Oh, and much to my family’s and friends’ chagrin, I carry a voice recorder everywhere I go.  Since I’m not a genius who can pull unique and interesting thoughts out of thin air at will, I have to be ready when one hits me with bruising impact.  My solution:  Have Voice Recorder, Will Travel.  In this day and age of smartphones, Facebook, and YouTube, I find it amusing that people get intimidated whenever I whip out my voice recorder–as if the ancient device holds some numinous power that might do them harm.

Darrell – Your book Glide deals with a category of fiction you call Green Sci-Fi. What does this involve?

Bill – I have always wondered at the plethora of dystopian novels and worlds anchoring our literature.  It’s as if the facts on the ground are always so grim that it’s impossible for even our most brilliant writers and artists to imagine a road that leads anywhere but Armageddon.  Bright, hopeful futures are relegated to Disneyesque animations, if they’re told at all.  Of course, the facts on the ground ARE grim when it comes to matters of ecological stewardship, peace, and prosperity across our world.  And, as the Prophet in Glide says about our politicians, “oil flows through their veins and gunpowder salts their meals.”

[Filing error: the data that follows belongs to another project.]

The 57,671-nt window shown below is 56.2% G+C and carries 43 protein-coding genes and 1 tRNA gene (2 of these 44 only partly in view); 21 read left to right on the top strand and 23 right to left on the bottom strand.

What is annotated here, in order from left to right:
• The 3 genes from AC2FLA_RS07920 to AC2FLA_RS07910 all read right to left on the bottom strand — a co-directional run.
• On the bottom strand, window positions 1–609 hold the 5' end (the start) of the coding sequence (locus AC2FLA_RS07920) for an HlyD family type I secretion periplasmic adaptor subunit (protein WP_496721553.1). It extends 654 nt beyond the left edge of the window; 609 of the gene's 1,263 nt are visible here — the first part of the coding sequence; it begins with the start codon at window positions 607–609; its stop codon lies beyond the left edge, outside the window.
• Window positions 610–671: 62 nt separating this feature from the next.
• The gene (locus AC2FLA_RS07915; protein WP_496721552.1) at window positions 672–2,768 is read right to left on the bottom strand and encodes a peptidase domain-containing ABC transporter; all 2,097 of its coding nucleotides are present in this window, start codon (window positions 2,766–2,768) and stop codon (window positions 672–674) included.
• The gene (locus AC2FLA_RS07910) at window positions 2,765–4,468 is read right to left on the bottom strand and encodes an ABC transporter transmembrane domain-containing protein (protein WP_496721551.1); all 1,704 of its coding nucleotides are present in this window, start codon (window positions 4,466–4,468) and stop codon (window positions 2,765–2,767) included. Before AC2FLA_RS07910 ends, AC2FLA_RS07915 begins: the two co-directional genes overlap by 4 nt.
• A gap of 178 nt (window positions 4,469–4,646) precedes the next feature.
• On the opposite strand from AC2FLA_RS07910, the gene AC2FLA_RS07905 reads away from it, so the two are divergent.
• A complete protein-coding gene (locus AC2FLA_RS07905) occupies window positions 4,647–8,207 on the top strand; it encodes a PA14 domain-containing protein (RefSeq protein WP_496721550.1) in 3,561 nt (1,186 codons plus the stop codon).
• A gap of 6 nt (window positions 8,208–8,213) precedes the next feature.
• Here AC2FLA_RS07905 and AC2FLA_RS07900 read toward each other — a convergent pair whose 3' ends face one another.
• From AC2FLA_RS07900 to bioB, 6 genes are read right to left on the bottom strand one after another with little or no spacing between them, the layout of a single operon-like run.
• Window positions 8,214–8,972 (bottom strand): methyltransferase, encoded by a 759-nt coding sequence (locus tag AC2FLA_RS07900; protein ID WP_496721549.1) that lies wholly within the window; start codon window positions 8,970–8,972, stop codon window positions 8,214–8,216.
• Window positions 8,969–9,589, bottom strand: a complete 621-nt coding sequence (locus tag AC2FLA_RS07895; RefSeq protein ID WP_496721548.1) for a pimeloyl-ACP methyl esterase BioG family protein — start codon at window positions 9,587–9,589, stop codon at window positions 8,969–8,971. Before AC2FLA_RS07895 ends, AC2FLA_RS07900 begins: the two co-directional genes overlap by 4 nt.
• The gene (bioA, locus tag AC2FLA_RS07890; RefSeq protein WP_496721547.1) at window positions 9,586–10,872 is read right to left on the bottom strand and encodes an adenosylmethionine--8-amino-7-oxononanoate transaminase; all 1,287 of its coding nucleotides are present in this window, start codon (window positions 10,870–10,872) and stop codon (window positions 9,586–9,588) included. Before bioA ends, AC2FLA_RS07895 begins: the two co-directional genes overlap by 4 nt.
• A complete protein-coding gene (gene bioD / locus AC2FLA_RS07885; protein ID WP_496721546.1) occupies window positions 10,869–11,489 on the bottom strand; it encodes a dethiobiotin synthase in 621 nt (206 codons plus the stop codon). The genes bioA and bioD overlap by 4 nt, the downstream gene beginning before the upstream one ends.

But it occurs to me that we can hardly ask corrupt politicians to set us on a more hopeful road if our artists and writers can’t even imagine one.  Being an optimist by nature, I truly believe in humanity’s capacity to innovate ourselves out of the dark places our biology and self-interest often lead us.  Green Sci Fi, then, is my attempt to bring to life (bring back to life?) a genre that focuses on a hopeful future.  The backdrop of Star Trek, for example, is an Earth that has achieved a harmonious, healthy global society–one that enables and encourages space exploration.  But just because the future is not dystopian does not mean it has to be utopian.  After all, we migrate to horror, suspense, and tragedy because they trigger in us a kind of biochemical rush, which makes utopias boring and dystopias thrilling.  Thus, Star Trek has its villains even if they are based in space.